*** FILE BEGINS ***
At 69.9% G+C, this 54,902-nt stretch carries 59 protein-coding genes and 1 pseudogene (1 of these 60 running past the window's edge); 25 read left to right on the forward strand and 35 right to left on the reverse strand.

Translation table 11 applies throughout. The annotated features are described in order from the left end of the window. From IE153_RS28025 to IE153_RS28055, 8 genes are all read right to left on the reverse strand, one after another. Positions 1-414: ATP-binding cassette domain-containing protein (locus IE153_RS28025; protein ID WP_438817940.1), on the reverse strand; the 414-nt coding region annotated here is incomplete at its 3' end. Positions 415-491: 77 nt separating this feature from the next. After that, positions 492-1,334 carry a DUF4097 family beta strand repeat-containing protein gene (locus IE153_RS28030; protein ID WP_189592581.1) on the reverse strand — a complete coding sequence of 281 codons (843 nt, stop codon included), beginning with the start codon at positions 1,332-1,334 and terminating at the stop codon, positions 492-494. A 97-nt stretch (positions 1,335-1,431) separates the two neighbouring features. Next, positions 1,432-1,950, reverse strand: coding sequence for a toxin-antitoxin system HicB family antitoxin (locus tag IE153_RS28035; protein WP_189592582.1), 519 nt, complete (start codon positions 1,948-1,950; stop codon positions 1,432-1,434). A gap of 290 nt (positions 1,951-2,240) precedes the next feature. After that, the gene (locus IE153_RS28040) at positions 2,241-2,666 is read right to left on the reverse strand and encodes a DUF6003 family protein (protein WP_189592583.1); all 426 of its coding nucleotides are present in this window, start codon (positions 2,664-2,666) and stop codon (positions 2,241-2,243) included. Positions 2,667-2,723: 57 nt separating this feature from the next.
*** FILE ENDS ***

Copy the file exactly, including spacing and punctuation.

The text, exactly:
At 69.9% G+C, this 54,902-nt stretch carries 59 protein-coding genes and 1 pseudogene (1 of these 60 running past the window's edge); 25 read left to right on the forward strand and 35 right to left on the reverse strand.

Translation table 11 applies throughout. The annotated features are described in order from the left end of the window. From IE153_RS28025 to IE153_RS28055, 8 genes are all read right to left on the reverse strand, one after another. Positions 1-414: ATP-binding cassette domain-containing protein (locus IE153_RS28025; protein ID WP_438817940.1), on the reverse strand; the 414-nt coding region annotated here is incomplete at its 3' end. Positions 415-491: 77 nt separating this feature from the next. After that, positions 492-1,334 carry a DUF4097 family beta strand repeat-containing protein gene (locus IE153_RS28030; protein ID WP_189592581.1) on the reverse strand — a complete coding sequence of 281 codons (843 nt, stop codon included), beginning with the start codon at positions 1,332-1,334 and terminating at the stop codon, positions 492-494. A 97-nt stretch (positions 1,335-1,431) separates the two neighbouring features. Next, positions 1,432-1,950, reverse strand: coding sequence for a toxin-antitoxin system HicB family antitoxin (locus tag IE153_RS28035; protein WP_189592582.1), 519 nt, complete (start codon positions 1,948-1,950; stop codon positions 1,432-1,434). A gap of 290 nt (positions 1,951-2,240) precedes the next feature. After that, the gene (locus IE153_RS28040) at positions 2,241-2,666 is read right to left on the reverse strand and encodes a DUF6003 family protein (protein WP_189592583.1); all 426 of its coding nucleotides are present in this window, start codon (positions 2,664-2,666) and stop codon (positions 2,241-2,243) included. Positions 2,667-2,723: 57 nt separating this feature from the next.